CPH Fashion Week: Who to know and what to do

From exclusive runway shows to more accessible free events throughout the city, Copenhagen Fashion Week has something to offer for anyone with a passion for fashion. Scandinavia Standard breaks down the highlights and guides you through the August 3-8 fashion takeover.

CPH Fashion Week: Who to know and what to do
Photo: Freya McOmish, Scandinavia Standard
Copenhagen Fashion Week, which begins on Sunday and runs through Friday, is a biannual celebration and display of the seasonal collections of fashion brands through runway shows, industry fairs, showrooms and events. Our partners at Scandinavia Standard take you through who to know and what to do during the week.
Names to know
Copenhagen Fashion Week (CPHFW) hosts mainly Scandinavian, and specifically Danish, fashion houses. The big name runway shows include By Malene Birger, Designers Remix, Bruuns Bazaar, Han Kjøbenhavn, Henrik Vibskov and Baum und Pferdgarten. These brands are both internationally renowned and extremely popular within Denmark. These shows (and their after parties) are invitation-only.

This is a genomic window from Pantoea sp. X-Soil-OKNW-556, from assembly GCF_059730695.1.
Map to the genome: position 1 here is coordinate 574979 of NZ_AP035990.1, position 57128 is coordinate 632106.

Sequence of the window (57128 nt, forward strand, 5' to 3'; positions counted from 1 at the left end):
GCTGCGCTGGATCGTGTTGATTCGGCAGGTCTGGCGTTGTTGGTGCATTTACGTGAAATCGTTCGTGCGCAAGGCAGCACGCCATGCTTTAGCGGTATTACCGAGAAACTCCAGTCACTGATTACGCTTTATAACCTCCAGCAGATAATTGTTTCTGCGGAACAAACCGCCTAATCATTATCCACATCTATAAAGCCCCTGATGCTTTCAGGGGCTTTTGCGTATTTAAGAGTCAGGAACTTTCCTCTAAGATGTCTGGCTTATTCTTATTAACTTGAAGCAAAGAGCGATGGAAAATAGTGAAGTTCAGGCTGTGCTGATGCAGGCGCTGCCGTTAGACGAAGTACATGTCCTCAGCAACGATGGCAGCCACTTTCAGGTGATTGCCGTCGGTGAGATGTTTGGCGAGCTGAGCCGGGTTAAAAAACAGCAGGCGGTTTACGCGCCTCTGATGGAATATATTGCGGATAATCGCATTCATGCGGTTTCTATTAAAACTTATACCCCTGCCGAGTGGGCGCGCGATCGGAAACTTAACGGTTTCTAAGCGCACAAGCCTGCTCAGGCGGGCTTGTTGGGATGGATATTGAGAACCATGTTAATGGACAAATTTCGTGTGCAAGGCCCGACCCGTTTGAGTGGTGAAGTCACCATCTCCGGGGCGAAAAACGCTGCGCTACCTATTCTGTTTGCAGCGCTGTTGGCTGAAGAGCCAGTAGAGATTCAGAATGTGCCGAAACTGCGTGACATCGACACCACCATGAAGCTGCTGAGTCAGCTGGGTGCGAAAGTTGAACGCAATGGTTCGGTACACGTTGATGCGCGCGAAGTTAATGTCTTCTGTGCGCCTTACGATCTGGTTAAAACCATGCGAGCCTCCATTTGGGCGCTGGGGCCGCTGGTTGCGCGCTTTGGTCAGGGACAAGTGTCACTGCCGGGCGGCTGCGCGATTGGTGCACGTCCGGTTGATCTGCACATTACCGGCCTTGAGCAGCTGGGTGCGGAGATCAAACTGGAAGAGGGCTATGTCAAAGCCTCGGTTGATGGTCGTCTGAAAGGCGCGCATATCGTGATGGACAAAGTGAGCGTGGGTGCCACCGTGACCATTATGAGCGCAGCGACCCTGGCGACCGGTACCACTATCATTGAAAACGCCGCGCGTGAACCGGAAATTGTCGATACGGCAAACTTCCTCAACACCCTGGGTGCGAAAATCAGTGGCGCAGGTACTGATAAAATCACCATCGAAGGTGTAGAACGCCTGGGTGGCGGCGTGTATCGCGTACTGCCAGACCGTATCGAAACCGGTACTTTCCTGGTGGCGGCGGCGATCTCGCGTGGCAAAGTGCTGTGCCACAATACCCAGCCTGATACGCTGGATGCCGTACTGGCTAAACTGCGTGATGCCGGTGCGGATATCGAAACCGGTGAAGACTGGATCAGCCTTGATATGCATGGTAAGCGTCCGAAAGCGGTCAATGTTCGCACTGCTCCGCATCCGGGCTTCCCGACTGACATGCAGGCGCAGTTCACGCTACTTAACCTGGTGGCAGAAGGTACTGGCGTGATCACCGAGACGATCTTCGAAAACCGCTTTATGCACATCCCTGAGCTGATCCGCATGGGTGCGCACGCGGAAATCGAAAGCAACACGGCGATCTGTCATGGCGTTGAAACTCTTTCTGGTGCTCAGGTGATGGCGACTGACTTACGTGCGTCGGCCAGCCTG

There’s also a contingent of well-known, respected but largely Denmark-based fashion houses that are more Scandinavian and artistic in nature such as Barbara I Gongini, Asger Juel Larsen and David Andersen.
Emerging designers like Maikel Tawadros and Nicklas Kunz represent the up-and-coming names in Scandinavian and global design. They’re a bit off the beaten track and entirely worth checking out.
Fashion fairs
Fashion fairs are an easy way to see a lot of labels at once, get a sense of the latest season from the bigger names and learn about some new ones while meeting the faces behind the brands.  Copenhagen International Fashion Fair (CIFF) at Bella Center is the largest of these. Vision and Gallery are known as smaller and less commercial spaces. If you’re looking for an afternoon of perusing racks of-the-moment clothes, the CPHFW fairs are the place for you.
Copenhagen Fashion Festival